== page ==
The Legendary Lancia Stratos
The Lancia Stratos is a motorsport legend, a coveted and precious collectors' item, and five decades on keeps inspiring many automobile designers. Not bad for a car that, in the period, Lancia didn't really want to make and that customers didn't want to buy...
Our story begins in late 1969 when Lancia, crushed by an unsustainable debt burden, was rescued by Fiat for the symbolic sum of one Lira per share, and the great coachbuilder Nuccio Bertone saw an opportunity.
Lancia's coachbuilder of choice had been Pininfarina since the latter's inception in 1930. Still, the new property and management could allow Bertone to put his foot in the door: so he tasked Marcello Gandini to design a jaw-dropping prototype for the next Turin motor show, something the Fiat and Lancia executives could not ignore.
The result was the Stratos, unveiled at the 1970 Turin motor show to the amazement of the public and press alike.
The powertrain from a Fulvia 1.6 HF sat centrally mounted within a flowing wedge shape tapering sharply at both ends that measured just over 3.5 meters long and a scant 84 cm tall. Access for the two passengers, which had to lay down more than sitting in the car, was via the windscreen.
Bertone had just made car design history but, perhaps more importantly, caught the attention of Lancia's new managing director, Pier Ugo Gobbato, and Cesare Fiorio, head of the works rally team.
Despite the lack of resources, Lancia's racing department managed to gain considerable success across Europe rallying the Fulvia Coupé, and since morale at Lancia was low and sales even lower, Gobbato saw Fiorio's activities as beneficial for Lancia's image and overall standing.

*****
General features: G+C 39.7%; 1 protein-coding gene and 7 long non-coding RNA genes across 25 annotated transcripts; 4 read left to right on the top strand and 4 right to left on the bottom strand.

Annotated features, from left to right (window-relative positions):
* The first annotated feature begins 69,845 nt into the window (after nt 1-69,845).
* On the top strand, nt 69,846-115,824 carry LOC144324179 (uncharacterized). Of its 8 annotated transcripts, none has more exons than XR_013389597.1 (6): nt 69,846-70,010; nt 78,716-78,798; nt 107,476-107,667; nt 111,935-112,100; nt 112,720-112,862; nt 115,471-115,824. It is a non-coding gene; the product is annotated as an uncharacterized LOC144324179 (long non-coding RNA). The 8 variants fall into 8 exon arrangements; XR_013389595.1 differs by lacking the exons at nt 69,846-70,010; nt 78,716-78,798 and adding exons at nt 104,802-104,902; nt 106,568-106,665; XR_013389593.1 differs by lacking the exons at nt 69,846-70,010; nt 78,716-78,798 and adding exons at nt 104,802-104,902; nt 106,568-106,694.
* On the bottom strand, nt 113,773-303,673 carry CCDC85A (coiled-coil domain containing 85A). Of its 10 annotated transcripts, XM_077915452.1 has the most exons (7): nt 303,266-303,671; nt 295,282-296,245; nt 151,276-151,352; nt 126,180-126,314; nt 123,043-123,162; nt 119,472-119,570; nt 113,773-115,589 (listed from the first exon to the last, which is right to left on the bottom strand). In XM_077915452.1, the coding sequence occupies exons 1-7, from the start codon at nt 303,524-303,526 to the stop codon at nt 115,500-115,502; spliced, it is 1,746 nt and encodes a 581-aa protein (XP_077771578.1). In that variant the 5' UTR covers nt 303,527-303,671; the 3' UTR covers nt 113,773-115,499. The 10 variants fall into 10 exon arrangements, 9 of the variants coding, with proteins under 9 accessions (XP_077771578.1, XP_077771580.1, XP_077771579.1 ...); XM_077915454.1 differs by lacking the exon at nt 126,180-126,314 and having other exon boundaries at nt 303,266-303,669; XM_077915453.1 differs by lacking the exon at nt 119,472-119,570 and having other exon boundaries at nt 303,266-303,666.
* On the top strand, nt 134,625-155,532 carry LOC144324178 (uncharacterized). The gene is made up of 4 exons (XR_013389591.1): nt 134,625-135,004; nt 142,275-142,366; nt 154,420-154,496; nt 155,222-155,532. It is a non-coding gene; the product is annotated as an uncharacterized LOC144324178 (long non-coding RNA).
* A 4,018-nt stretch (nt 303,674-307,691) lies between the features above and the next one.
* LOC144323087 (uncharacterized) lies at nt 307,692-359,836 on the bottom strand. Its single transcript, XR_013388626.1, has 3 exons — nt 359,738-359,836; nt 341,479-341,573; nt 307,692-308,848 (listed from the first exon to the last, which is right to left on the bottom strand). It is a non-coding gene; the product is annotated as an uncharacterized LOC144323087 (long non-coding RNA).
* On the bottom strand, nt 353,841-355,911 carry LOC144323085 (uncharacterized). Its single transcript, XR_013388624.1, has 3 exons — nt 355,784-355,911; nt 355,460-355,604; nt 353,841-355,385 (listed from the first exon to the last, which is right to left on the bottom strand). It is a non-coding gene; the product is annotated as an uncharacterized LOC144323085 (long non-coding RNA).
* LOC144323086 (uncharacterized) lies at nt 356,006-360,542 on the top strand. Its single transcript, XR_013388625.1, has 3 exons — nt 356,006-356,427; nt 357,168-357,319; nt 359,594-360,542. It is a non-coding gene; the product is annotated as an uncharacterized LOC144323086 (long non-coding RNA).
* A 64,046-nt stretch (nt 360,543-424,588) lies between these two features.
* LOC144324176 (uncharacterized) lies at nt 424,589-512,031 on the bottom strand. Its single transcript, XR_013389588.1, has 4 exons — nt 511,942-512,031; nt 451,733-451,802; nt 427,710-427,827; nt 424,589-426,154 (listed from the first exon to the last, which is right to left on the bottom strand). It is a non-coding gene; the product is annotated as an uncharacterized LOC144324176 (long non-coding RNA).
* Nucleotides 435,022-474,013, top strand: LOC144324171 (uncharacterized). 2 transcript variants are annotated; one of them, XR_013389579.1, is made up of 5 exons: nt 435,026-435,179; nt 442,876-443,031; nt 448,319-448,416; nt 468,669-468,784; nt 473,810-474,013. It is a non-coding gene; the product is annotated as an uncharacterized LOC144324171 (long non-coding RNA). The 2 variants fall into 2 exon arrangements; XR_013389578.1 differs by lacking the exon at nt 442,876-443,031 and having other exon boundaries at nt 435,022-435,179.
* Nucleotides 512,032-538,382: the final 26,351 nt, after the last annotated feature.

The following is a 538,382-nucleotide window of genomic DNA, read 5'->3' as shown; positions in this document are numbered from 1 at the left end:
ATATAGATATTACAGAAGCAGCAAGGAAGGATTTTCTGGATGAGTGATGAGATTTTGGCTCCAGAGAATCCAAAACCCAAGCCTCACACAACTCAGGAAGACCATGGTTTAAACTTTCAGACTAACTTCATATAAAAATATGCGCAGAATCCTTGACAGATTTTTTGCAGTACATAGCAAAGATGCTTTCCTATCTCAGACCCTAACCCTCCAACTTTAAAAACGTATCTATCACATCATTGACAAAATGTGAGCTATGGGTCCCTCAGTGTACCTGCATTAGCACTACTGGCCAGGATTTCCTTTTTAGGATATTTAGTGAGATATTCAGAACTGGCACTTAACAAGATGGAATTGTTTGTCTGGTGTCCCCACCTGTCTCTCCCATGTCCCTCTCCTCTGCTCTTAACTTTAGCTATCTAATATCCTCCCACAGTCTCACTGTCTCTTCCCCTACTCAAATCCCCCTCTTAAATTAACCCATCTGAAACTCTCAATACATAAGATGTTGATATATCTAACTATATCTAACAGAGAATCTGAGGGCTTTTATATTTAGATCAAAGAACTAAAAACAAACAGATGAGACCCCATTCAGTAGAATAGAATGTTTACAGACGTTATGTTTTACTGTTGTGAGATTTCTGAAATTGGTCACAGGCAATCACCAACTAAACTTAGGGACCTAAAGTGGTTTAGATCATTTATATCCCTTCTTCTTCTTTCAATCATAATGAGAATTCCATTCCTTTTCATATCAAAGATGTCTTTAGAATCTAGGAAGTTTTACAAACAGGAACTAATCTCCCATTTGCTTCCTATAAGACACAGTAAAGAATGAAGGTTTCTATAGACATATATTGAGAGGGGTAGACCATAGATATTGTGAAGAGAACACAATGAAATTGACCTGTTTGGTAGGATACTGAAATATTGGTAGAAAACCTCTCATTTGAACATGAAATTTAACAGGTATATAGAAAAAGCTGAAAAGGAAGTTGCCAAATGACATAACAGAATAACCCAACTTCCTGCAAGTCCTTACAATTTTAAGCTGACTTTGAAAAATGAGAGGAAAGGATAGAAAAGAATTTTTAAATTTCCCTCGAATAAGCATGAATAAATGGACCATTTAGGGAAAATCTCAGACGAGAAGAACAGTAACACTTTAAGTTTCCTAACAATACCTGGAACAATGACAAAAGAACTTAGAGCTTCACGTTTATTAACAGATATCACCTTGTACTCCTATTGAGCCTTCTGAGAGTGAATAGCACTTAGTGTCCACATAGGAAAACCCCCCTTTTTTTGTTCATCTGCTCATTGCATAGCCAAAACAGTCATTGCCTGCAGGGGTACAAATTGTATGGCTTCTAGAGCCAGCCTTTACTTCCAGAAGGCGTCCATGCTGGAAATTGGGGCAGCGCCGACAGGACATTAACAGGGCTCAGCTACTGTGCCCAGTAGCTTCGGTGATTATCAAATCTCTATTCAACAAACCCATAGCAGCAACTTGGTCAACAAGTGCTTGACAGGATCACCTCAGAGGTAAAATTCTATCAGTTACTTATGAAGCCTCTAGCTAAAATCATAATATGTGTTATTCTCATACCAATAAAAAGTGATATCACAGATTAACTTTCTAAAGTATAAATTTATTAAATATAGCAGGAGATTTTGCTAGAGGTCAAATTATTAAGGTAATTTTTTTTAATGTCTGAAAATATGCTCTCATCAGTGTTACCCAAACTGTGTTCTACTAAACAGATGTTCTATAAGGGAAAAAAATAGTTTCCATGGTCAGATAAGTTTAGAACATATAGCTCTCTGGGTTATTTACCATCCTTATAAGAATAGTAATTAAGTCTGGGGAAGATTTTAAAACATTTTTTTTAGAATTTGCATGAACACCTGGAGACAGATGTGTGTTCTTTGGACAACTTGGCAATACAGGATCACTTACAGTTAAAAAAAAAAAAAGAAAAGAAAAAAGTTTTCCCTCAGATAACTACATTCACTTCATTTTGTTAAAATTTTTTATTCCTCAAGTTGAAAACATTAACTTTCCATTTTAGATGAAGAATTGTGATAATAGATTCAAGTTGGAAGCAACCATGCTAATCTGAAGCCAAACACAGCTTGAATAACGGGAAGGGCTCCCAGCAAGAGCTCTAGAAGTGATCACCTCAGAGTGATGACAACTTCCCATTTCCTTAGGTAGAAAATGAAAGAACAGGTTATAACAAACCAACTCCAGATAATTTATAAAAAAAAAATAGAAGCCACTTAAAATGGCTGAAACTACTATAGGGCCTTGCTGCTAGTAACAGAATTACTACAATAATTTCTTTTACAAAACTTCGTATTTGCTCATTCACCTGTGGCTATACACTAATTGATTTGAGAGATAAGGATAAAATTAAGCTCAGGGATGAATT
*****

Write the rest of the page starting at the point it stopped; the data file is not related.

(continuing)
But the Fulvia's days as a rally winner were numbered against the ever more powerful and specialized cars fielded by the competition. Lancia needed something new, and that's what Gobbato and Fiorio saw in Bertone's Stratos, despite the fact it was rather useless as a rally car in its original form.
Although the Stratos we all know and love, developed between 1971 and '72 around the Ferrari 2.4 liters "Dino" V6, shares only the name with the show prototype that started it all, it certainly was no less revolutionary in both concept and execution.
Just a year later, at the Turin Motor Show in November 1971, Bertone showed off the Lancia Stratos HF prototype, finished in an eye-catching matte red color.
The first car to have been developed from the ground up to win rallies, the Stratos had a very short wheelbase for maximum agility, a razor-sharp front end, and an extraordinarily curved windshield that wrapped around the tight passenger compartment, maximizing visibility even when driving sideways.
But sporting regulations required the construction of 500 road cars for the Stratos to be homologated in Group 4: a significant investment that part of Fiat's management was reluctant to make, to say the least.